Larry Bird was known for his silky smooth shooting and cerebral play in his days with the Boston Celtics. In Game 5 of the 1987 Eastern Conference Finals, Bird added a new layer to his legacy when he stole an inbounds pass intended for Bill Laimbeer with five seconds left and dished out a game-winning assist to a cutting teammate. What’s great about the steal was that just seconds later, Bird almost threw the game away when he went on a suicide mission to the heart of Detroit’s interior defense and failed. But as legends do, Larry Legend turned it around with a snap of a finger.
4-PT PLAY FROM LJ
Down by three points with less than 12 seconds left Game 3 of the 1999 Eastern Conference Finals against the Indiana Pacers, Larry Johnson caught the ball at three-point territory, looked back on his life, made peace with himself, and prayed for a three-ball miracle in the name of the city of New York. He was granted the miracle, plus a bonus free throw that ended up the game-winner. The best part about the play was that the Knicks shouldn’t even have been there. Entering the playoffs as the last seed, the Knicks flipped the script by knocking off the Miami Heat and the Atlanta Hawks in the first two rounds. New York—a team that battled controversy and drama whole season long—down three in a conference finals game was blessing enough. LJ completing a four-point play to win the game was straight out of the New Testament.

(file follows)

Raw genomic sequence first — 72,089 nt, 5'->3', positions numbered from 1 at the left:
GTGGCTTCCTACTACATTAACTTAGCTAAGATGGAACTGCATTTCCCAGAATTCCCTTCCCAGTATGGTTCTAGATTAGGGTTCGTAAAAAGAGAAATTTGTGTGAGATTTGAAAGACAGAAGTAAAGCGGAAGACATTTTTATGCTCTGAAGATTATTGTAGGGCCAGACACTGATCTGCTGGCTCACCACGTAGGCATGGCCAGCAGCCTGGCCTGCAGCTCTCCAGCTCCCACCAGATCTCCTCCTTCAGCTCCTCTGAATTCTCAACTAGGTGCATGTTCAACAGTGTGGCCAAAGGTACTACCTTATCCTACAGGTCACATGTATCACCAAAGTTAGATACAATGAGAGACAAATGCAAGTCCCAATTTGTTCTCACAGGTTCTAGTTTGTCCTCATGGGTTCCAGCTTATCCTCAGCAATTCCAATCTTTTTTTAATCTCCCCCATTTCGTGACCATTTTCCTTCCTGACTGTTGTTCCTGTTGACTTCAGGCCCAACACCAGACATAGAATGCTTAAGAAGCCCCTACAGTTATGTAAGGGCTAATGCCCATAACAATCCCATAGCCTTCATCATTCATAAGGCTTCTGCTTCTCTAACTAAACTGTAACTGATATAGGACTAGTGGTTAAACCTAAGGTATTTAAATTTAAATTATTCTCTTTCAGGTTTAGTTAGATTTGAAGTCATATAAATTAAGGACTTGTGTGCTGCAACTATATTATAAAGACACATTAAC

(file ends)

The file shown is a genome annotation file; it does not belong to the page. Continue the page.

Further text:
Here are the numbers to remember from Game 5 of the 2007 Eastern Conference Finals between the Cleveland Cavaliers and the Detroit Pistons: series was tied 2-2; LeBron James scored 29 of the Cavs’ 30 points in the last 16 minutes; LeBron James scored 25 straight Cavs points, including a dunk that forced overtime and a lay-up that won the game in double overtime; LeBron James finished with 48 points; LeBron James was 22 years old then. How he did it at a very early point in his career against a team known for its tough defense was phenomenal—a rare performance that deserves to be sealed in a glass case and preserved at the LeBron James museum.
Which among these do you remember? Tell us about it below!